The best (and most recent) example of the DOJ doing so can be found in the unsealed indictment of Alexander Vinnik (despite the fact that he has had yet to stand trial in the United States due to extradition struggles between France, Greece, and Russia)


From the actual indictment itself, the following was written:

Forgive the quality of the screenshot, was the best that could be provided currently

In case anyone reading is struggling to read what is written above, it states:

"BTC-e relied on the use of shell companies and affiliate entities that were similarly unregistered with FinCEN and lacked basic anti-money laundering and 'Know Your Customer' policies. These entities catered to an online and worldwide customer base, and electronically 'muled' fiat currency in and out of BTC-e. BTC-e's own website stated it was located in Bulgaria, yet simultaneously stated it was subject to the laws of Cyprus. Meanwhile, BTC-e's managing shell company, CANTON BUSINESS CORPORATION, was based in the Seychelles but affiliated with a Russian phone number, and its web domains were registered to shell companies in countries including Singapore, the British Virgin Islands, France, and New Zealand."

Again, it is worth noting that the primary crux of the DOJ's indictment was not so much the laundering of funds from Gox (althought this did play a significant role), but rather the consistent disregard for KYC/AML statutes in the United States or in conducting business with U.S. citizens.

This exact sentiment was iterated in the actual DOJ press release for BTC-e as well:

Bank Secrecy Act in the Case of Reginald Fowler as Well

Remember the unsealed indictment that was announced by the Department of Justice on May 1st, 2020 for Reginald Fowler, Ravid Yosef and (later), her brother, Oz Yosef?

In case you can't remember, here's a refresher:


Specifically, Reginald Fowler and Ravid Yosef operated a company called, 'Crypto Capital Co.' (synonymous with Global Trade Solutions in many respects), a criminal enterprise responsible for managing funds for entities such as Binance, Bitfinex, Kraken, BitMex, CEX.io, Coinapult, QuadrigaCX, and many more questionable entities in the blockchain space.

As the federal indictment revealed, Crypto Capital Co. ran a 'front business' as payment processors on behalf of blockchain companies whom they misrepresented to banks as real estate companies.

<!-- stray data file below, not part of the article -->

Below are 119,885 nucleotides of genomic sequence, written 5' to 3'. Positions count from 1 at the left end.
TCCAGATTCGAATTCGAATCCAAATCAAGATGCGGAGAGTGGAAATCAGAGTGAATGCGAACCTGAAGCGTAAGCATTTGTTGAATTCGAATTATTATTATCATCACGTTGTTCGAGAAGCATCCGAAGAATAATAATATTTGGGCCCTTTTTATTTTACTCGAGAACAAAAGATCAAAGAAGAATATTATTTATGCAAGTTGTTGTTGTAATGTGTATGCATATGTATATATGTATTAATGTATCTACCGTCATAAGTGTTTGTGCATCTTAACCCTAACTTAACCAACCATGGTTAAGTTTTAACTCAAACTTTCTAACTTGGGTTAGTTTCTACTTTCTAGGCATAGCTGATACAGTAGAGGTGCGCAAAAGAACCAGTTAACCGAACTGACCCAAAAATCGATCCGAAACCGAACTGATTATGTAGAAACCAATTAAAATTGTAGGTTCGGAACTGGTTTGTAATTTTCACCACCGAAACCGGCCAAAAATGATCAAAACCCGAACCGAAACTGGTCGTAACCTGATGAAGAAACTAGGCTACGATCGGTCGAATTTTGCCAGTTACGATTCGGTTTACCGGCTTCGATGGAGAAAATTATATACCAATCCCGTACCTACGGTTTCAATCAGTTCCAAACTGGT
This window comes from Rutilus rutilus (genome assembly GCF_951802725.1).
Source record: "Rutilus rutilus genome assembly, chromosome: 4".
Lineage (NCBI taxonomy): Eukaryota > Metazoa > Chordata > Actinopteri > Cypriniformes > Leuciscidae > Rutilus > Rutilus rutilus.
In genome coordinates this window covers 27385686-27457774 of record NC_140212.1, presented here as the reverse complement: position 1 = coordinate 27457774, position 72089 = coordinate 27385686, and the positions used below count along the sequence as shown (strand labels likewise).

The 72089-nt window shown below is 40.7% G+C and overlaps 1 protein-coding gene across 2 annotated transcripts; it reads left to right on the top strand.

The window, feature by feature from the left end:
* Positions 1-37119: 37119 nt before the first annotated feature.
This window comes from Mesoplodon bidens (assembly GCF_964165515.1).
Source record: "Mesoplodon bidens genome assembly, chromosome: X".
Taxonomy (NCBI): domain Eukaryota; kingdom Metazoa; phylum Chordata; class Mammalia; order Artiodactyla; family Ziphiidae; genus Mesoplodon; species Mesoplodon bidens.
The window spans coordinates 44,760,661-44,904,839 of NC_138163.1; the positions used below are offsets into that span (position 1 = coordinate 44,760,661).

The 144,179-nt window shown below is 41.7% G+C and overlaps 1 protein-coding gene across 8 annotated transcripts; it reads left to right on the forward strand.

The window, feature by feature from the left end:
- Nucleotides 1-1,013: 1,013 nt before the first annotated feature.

In addition, according to the federal indictment, Tether (USDT) was used to facilitate this fraud, which the U.S. has accused Fowler, Ravid and others of being complicit in.

Another One Bites the Dust to Money Laundering

In that very indictment (referenced above), Fowler and Ravid were both, "Charged with one count of bank fraud and one count of conspiracy to commit bank fraud, each of which carries a maximum sentence of 30 years in prison. FOWLER is also charged with one count of operating an unlicensed money transmitting business and one count of conspiracy to do the same, each of which carries a maximum sentence of five years in prison."

Thus, in the Fowler and Ravid Yosef case we can see that, yet again, the U.S. government has taken a hardlined stance against what it perceives to be money laundering.

Why BitMex May is Making a Poor Choice

Making the decision to ultimately disregard the federal indictments that were handed down by the U.S. government today (October 1st, 2020), is a grave mistake and likely one that any attorney would advise strongly against.

This will essentially place BitMex in the position of operating the exchanges as quasi-fugitives.

Bad For "Business"

I put business in quotes above, because its questionable whether BitMex should still be considered the operators of a solvent, functioning business (given the impending litigious affair with the CFTC as well as the unsealed indictment from the DOJ) - but if this is still a viable concept, then BitMex must understand that, to a large extent, customers will more than likely rush to remove their funds from their platform.

BitMex's Chances Don't Look So Good

When considering the United States' track record in dealing with cases of this nature, it seems unwise for BitMex to publicly (and defiantly) declare their resistance to apprehension by the authorities.

Since this is a criminal matter (at a federal level to boot), BitMex is tempting fate by continuing to operate their platform.

It has hard to imagine that they have not yet received some sort of cease and desist notice from one of the involved federal agencies.

It is hard to imagine that the United States will simply accept BitMex's brazen defiance - especially when the wording of the DOJ press release made it clear one of their main intents in this prosecution is to show that reckless disregard for AML standards will not be tolerated.

Either way, we'll have to see how this one plays out folks!



Happy to serve and help wherever I'm needed in the blockchain space. #Education #EthicalContent #BringingLibretotheForefront